Accumulatio

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Accumulatio is a figure of speech, part of the broader group of enumeratio,[1] in which the points made previously are presented again in a compact, forceful manner. It often employs the use of climax in the summation of a speech.[2]

The word is from the Latin, and means "to amass."

Examples[edit]

  • "Your organization, your vigilance, your devotion to duty, your zeal for the cause must be raised to the highest intensity." Winston Churchill, Speech, 14 July 1941. (This sentence comes after a lengthy passage in which Churchill warns the public that their courage and effort are still needed to defeat the enemy).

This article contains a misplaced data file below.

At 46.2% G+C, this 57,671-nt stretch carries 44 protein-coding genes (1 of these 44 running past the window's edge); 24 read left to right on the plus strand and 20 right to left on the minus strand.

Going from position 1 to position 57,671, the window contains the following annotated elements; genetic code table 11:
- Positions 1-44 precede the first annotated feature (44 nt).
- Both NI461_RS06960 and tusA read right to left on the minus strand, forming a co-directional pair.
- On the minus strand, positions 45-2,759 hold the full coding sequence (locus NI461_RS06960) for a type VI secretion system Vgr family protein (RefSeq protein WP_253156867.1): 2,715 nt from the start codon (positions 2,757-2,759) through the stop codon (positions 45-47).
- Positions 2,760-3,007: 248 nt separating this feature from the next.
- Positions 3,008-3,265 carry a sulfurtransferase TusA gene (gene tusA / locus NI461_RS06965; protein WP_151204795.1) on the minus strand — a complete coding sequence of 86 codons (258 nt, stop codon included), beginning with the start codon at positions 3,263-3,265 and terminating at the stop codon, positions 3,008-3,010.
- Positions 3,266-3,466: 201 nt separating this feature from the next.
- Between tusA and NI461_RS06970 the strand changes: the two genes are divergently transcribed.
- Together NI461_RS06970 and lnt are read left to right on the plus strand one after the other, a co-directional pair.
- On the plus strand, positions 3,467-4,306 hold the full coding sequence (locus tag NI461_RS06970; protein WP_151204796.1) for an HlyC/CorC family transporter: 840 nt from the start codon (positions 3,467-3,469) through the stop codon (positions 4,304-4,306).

• "He is the betrayer of his own self-respect, and the waylayer of the self-respect of others; covetous, intemperate, irascible, arrogant; disloyal to his parents, ungrateful to his friends, troublesome to his kin; insulting to his betters, disdainful of his equals and mates, cruel to his inferiors; in short, he is intolerable to everyone." (Suae pudicitiae proditor est, insidiator alienae; cupidus intemperans, petulans superbus; impius in parentes, ingratus in amicos, infestus cognatis; in superiores contumax, in aequos et pares fastidiosus, in inferiores crudelis; denique in omnes intolerabilis.) Attributed to Cicero, Rhetorica ad Herennium, IV.52

See also[edit]

References[edit]

  1. ^ Dizionario di retorica e di stilistica, UTET, Torino, 2004.
  2. ^ [1]